When Grief is Hard and Pain is Real

Grief. It’s hard. There are so many stages of grief that it’s hard to keep track of where you are in the process…you just know that you are wrapped tightly in the greatest emotion you’ve ever faced. Pain. It’s real. Very, very real.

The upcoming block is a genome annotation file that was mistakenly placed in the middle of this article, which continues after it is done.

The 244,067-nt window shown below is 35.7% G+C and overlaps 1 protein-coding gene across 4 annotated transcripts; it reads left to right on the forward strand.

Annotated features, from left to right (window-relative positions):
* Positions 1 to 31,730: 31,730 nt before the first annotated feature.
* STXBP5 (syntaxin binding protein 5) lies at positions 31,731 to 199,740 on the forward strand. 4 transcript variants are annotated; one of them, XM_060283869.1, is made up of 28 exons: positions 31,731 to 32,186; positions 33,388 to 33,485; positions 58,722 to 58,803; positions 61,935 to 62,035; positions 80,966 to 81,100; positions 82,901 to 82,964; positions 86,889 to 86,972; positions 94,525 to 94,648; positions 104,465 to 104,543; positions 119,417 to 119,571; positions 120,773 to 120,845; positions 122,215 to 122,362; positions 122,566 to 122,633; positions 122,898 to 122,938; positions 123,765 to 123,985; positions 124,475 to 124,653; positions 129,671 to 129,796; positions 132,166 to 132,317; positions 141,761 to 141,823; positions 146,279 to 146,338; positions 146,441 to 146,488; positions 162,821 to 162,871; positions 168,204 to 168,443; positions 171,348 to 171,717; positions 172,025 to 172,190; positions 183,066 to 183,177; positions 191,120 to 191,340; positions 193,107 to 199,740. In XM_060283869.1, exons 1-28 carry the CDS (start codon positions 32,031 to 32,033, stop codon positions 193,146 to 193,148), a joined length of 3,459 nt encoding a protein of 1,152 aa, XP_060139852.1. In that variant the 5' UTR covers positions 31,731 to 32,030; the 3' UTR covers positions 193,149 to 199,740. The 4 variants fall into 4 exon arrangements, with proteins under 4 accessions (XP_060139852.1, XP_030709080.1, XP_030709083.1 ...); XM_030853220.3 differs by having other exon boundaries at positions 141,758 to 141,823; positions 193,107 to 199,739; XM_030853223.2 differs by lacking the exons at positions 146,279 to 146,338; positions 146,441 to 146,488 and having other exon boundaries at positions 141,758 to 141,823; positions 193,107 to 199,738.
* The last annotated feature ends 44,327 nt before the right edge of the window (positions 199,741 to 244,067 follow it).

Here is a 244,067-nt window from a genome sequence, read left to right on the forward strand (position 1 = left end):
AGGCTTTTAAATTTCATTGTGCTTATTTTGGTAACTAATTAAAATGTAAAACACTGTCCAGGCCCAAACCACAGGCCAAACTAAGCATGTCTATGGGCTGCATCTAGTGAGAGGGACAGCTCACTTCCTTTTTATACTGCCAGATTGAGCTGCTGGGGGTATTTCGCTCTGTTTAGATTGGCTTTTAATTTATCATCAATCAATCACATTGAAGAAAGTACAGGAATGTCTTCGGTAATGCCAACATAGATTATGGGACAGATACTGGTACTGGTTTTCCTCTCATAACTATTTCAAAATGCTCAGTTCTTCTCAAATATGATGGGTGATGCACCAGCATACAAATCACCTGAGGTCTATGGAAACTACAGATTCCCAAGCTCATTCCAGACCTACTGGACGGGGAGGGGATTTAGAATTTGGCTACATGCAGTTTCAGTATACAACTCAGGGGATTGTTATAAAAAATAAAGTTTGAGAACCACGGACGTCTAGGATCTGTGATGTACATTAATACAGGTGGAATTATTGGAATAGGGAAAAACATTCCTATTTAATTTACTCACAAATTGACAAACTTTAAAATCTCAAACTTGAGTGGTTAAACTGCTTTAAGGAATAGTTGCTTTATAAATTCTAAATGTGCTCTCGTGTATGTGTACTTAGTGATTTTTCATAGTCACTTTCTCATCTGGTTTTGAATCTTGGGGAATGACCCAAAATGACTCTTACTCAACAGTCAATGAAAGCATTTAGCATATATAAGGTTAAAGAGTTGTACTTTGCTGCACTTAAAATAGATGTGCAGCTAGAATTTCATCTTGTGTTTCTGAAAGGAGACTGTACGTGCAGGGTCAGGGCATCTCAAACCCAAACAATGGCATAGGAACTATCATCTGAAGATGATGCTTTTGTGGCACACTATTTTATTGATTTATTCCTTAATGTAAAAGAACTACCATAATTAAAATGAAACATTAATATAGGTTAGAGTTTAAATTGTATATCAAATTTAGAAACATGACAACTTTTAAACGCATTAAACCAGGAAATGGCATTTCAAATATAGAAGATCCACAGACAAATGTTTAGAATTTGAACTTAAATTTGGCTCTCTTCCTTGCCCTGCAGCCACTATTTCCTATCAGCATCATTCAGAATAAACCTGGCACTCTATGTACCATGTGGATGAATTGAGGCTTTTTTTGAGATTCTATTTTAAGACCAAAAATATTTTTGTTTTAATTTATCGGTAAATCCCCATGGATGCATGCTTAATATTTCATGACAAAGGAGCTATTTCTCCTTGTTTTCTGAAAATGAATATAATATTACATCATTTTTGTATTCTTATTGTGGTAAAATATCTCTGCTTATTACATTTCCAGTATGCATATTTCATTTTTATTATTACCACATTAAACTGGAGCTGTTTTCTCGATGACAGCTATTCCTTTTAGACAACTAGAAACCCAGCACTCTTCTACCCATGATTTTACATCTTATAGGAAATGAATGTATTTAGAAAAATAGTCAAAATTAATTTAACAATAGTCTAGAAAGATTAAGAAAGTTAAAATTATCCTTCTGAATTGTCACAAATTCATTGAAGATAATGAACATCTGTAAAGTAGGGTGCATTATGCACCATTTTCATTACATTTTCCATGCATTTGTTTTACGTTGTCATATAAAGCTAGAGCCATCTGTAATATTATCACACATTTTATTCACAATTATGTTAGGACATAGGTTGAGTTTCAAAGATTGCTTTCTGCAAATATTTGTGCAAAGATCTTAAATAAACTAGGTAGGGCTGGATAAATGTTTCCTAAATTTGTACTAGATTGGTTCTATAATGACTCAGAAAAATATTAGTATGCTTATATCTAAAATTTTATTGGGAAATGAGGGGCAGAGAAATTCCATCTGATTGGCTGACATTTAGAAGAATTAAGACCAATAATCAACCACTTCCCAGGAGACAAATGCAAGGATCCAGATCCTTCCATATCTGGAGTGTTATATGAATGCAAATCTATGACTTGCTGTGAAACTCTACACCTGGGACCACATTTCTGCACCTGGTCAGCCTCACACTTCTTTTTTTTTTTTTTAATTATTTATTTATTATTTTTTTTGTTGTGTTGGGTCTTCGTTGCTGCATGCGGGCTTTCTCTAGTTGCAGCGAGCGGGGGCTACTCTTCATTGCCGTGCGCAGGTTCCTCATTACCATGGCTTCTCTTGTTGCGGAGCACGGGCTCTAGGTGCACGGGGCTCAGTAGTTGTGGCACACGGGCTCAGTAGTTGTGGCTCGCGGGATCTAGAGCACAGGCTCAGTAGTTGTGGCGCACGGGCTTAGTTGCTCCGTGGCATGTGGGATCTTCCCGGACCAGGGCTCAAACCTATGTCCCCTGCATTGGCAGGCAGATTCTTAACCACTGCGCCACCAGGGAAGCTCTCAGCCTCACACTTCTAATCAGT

I remember the first time my tender heart ever experienced the indescribable feeling of grief. I was 16 years old on a  warm day in March  when my life long friend went home to be with Jesus. I still remember perfectly the way she smelled and the look of her hands. Her hands were fragile from the work of life and I used to trace the veins on top with my fingers. My hands are slowly turning into hers and I will gladly treasure them as they do. She was my “sweet little Granny” and I affectionately called her that with a soft pat on the top of her head. I stayed with that woman for weeks on end every summer for as long as I can remember and we spent our days fully living the most marvelous life. We spent hours fishing for bream and I always sat on the tank in the middle of the boat. My sweet little Granny always wore long sleeves in the heat of summer and a trucker style orange hat so that she wouldn’t burn. She continually baited my hook and exhibited the uttermost patience when my line got stuck in a tree, again. She made me pancakes and eggs cooked over-medium every morning of my visits and we sometimes danced in the kitchen to old records while she cooked. Patsy Cline quickly became one of my favorite singers because my Granny talked about her like she had known Patsy her whole life. Our afternoons together were spent eating frozen peach yogurt, working cross word puzzles, watching Days of Our Lives, checking out books from the local library, visiting her friends at the church, and vacuuming the carpet so it had fresh lines that you didn’t dare walk across with your shoes on. I spent as many holidays and weekends there as I could too and learned so many of life’s lessons with her by my side. I learned that you never touch a skillet when someone tells you it’s hot….because it’s hot! I learned that cheese and crackers eaten on the couch, where we weren’t allowed to have food, would cure even the worst of tummy aches. I learned that love is worth fighting for and that people will fail, but you love them anyway. I learned to read my Bible because she read hers and I learned that you should always go to church, even on the days you don’t feel like it. I learned that when you get old you forget which books you’ve read, so you should mark your initials on the corner of the first page so you don’t read the same book twice. I learned that mayonnaise will take out water rings on wooden tables….yah, really! I learned how to tell good stories because I always loved to hear hers, especially the one about how she got the scar on the inside of her leg. I learned that if you don’t have the money to buy someone a really nice gift, you should spend time making them something because they will appreciate the time and effort you put into it. I learned that you should brush your teeth for 3 minutes before bed and apply face cream to keep the wrinkles at bay. I learned that if you’re on vacation and forget to pack underwear your Granny will come to the rescue, even if they’re not very stylish. I learned to lock my car doors immediately and to never leave the screen door open. I learned that loving someone means sacrificing everything for them, even the last piece of chocolate cake with buttermilk icing. I learned that sitting on the floor beside a burgundy rocking chair thumbing through the dictionary can be one of life’s most treasured memories. I learned that love is real, life is hard, people are strong, and that my Granny was always proud of me and never afraid to say it. I learned that most of life’s lessons are not taught by the things we say but by the way we behave because people are always watching…I know I sure was. My Granny was a firecracker of a woman who stood under 5 feet tall and had a tender voice that you should never underestimate. She was a safe place for me to escape the world and just be Dani…no expectation, just lots of love and acceptance. She was the greatest gift of my childhood.